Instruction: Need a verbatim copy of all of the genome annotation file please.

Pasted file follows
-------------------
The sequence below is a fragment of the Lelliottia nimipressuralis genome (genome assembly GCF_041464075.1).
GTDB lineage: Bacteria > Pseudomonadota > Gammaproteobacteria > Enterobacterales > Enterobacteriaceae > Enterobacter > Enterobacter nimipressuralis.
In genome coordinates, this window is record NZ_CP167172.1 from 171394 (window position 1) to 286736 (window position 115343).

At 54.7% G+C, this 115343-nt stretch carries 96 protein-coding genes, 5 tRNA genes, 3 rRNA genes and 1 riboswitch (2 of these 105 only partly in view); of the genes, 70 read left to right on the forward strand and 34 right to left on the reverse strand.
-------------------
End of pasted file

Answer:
The sequence below is a fragment of the Lelliottia nimipressuralis genome (genome assembly GCF_041464075.1).
GTDB lineage: Bacteria > Pseudomonadota > Gammaproteobacteria > Enterobacterales > Enterobacteriaceae > Enterobacter > Enterobacter nimipressuralis.
In genome coordinates, this window is record NZ_CP167172.1 from 171394 (window position 1) to 286736 (window position 115343).

At 54.7% G+C, this 115343-nt stretch carries 96 protein-coding genes, 5 tRNA genes, 3 rRNA genes and 1 riboswitch (2 of these 105 only partly in view); of the genes, 70 read left to right on the forward strand and 34 right to left on the reverse strand.